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by Matt Manning

The business model for selling subscriptions online has been based, from the beginning, on the idea of an automatic renewal of a subscription as a core part of the subscription agreement. This is what was called the “til forbid” model in the business-to-business circulation management world of the 1980s, and that meant that the subscriber’s corporate credit card would be dinged on a periodic (usually annual) basis until the publisher was forbidden to do so. Prior to this, publishers would cancel and then re-start subscriptions, losing revenue in the process.

Ever since this model has been deployed, the trick for the circulation marketing team has always been in how to communicate that an automatic debit charge is coming (usually as quietly as possible) and how to handle the fallout from irate subscribers unprepared for the subscription renewal, which typically also involves a price increase.

There is some finesse to handling these interactions and successful publishers, along with the online services who followed them, were the ones who left the customers feeling a pang of subtle coercion but not enough annoyance to go out of their way to cancel their subscription.

These days, credit card issuers are actively addressing the issue of ‘zombie’ subscriptions by adding functionality to their online services that allow a consumer more transparency into their recurring transactions. I think there are lessons here for business-to-business publishers to use this tried-and-true model for their own renewals.

Some potential approaches to fine-tuning the automatic renewal process could include:

  • Performing an analysis of the subscriber’s usage patterns well in advance of the renewal date to highlight light users, who could then be offered training on getting the most out of their subscriptions. This also gives the customer retention team a heads-up.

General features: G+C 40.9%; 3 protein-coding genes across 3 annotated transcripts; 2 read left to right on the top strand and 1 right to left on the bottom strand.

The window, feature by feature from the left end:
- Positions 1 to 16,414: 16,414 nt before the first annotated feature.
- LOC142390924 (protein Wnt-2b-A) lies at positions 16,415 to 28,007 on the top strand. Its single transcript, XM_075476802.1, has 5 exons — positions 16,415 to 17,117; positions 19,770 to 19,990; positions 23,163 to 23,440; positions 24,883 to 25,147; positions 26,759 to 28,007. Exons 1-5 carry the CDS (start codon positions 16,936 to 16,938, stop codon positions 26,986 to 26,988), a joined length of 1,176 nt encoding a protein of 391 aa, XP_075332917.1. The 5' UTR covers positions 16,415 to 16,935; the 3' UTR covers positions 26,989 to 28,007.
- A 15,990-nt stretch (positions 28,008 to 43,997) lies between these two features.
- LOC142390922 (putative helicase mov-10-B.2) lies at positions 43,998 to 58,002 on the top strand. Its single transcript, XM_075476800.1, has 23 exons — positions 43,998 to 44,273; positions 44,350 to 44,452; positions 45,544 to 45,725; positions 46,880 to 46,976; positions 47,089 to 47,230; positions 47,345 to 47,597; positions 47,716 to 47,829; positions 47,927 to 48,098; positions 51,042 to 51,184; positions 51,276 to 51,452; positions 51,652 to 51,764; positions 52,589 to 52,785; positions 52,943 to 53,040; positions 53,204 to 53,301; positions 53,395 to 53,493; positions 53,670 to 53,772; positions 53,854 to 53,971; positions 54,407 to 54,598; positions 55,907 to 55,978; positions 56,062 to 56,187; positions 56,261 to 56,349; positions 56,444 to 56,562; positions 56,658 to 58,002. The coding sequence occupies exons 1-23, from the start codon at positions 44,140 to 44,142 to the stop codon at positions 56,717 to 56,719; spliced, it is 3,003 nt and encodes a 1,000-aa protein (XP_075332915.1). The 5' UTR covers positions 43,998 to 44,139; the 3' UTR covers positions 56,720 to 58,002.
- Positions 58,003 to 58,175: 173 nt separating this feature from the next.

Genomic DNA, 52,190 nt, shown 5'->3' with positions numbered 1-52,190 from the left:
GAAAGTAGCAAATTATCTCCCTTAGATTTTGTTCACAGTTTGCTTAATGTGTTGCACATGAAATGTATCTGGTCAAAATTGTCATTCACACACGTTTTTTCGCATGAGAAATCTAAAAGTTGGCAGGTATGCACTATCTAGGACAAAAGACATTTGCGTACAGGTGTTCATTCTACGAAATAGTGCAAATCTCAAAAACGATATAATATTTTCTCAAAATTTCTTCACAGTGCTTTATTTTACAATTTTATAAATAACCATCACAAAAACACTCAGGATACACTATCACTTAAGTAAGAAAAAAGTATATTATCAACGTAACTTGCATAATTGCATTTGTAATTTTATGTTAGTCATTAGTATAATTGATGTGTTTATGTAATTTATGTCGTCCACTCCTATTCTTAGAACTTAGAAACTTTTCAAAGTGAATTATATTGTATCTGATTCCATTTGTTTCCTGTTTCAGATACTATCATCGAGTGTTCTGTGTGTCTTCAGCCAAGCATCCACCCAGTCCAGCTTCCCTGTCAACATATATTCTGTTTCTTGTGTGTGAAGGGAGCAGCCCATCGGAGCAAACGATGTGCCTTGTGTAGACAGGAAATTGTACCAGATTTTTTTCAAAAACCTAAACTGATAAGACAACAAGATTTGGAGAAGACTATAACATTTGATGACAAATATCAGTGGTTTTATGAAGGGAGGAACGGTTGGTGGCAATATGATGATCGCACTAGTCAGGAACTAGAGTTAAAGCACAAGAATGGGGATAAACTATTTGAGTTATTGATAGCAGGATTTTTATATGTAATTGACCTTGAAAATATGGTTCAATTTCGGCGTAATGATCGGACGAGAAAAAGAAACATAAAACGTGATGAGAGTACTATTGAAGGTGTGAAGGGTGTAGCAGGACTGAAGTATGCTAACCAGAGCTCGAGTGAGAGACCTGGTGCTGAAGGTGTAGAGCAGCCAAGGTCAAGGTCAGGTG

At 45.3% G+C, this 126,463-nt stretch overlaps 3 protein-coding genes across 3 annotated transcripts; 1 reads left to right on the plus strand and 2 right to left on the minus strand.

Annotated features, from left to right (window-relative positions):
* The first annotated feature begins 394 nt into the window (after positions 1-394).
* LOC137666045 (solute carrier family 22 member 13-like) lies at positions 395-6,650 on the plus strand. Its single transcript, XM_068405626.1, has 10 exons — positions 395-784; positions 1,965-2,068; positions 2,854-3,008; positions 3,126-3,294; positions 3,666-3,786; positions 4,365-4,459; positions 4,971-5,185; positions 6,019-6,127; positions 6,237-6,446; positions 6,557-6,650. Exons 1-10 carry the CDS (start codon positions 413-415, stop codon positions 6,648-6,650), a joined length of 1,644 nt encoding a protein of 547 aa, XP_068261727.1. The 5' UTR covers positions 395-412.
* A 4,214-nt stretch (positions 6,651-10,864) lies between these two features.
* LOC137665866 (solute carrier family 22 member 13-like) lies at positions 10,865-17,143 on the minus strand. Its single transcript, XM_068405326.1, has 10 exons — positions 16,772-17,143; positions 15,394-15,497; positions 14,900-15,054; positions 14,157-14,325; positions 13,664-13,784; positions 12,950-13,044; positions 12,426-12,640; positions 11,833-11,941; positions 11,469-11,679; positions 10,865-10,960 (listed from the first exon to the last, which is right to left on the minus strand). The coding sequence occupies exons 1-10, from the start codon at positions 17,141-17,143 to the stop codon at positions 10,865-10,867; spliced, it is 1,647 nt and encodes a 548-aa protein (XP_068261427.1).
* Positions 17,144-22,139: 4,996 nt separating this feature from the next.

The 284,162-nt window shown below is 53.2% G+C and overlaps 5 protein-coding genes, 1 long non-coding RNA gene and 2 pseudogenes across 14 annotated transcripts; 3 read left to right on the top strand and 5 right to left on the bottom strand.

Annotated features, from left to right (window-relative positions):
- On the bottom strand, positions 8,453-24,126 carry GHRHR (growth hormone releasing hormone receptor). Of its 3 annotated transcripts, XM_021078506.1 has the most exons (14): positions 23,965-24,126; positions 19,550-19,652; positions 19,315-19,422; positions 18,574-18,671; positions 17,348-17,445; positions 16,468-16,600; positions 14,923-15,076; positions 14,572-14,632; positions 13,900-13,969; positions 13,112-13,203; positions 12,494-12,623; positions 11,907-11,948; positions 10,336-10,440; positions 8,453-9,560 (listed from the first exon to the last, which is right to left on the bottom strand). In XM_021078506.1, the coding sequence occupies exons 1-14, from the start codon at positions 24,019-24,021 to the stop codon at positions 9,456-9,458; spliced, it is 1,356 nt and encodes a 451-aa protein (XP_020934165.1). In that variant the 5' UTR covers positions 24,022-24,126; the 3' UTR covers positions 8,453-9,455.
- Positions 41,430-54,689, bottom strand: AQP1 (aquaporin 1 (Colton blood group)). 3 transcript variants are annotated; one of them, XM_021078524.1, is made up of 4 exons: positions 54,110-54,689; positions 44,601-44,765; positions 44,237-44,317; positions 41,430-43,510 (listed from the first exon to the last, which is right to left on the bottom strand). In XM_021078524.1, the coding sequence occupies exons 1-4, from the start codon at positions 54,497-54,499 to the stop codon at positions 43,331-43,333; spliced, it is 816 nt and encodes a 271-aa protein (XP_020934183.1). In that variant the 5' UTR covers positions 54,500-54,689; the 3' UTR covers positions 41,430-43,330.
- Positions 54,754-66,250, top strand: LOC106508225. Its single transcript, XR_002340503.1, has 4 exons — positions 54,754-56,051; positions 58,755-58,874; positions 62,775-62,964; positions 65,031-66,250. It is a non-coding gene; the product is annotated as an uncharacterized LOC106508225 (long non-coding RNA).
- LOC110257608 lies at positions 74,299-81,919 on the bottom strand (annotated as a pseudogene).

• Linking to a clear statement detailing how subscriber data will be used and specifying details on subscription renewal terms, potentially offering a “renewal at birth” option.
  • Adding a “deadman’s switch” to terminate a recurring subscription after a predetermined amount of time, perhaps five years.

This model focuses on customer ROI, gives invaluable customer satisfaction metrics, and offers the opportunity to stress the professionalism of the information provider. If carefully executed, this model should deliver results that are more than strong enough to justify the related expense of their implementation.


posted by Shyamali Ghosh on November 21, 2019

by Matt Manning

Starting a new information service is hard. Customer expectations are sky high and they’ll pay top dollar only if the information is unique and timely and the software tools bundled with the information are top notch. That means a lot of upfront expense and a significant gamble on the part of information entrepreneurs.

IEI has worked with a lot of entrepreneurs over the years and, in our experience, the keys to their success are as follows.

1) Design: New services need to be laser-focused on solving problems (i.e., meeting unmet needs).

  • Determine what people in an industry need to know.
  • Find (gather license, overlay, enhance) hard-to-find data.
  • Build highly useful/valuable tools around that data (e.g., compliance tools).

2) Execution: Reducing the risk of investment means using a tiered business model and carefully executing of the business plan.

  • Get revenue to flow quickly by having product tiers starting with an initial minimally viable service.
  • Keep expenses as low as possible.

3) Improvement: Renewal rates for the service are dependent on the ability to meet the ‘unmet needs’ of customers.

  • Continuous improvement of the service’s scope, depth, and functionality.
  • Usage monitoring with customer service interventions when usage dips.

IEI is very pleased to count so many major successful information service entrepreneurs as our customers. This success is no coincidence. IEI reduces our customers’ entrepreneurial risk via efficient and cost-effective processes. And our flexibility with customers who need to adjust their business models on the fly is also something that is simply not an option at other BPO firms.

Of course, it’s up to the services themselves to deliver on their value propositions to their end-users, but we think it’s easier for these customers to keep their eyes on the prize (their customers’ satisfaction) when they know IEI has their back, keeping their data accurate, deep, and compelling. No other firms have been designed to accommodate these commonplace realities of start-ups because other firms weren’t built by information industry pro’s. Our experience is our differentiator.


posted by Shyamali Ghosh on October 15, 2019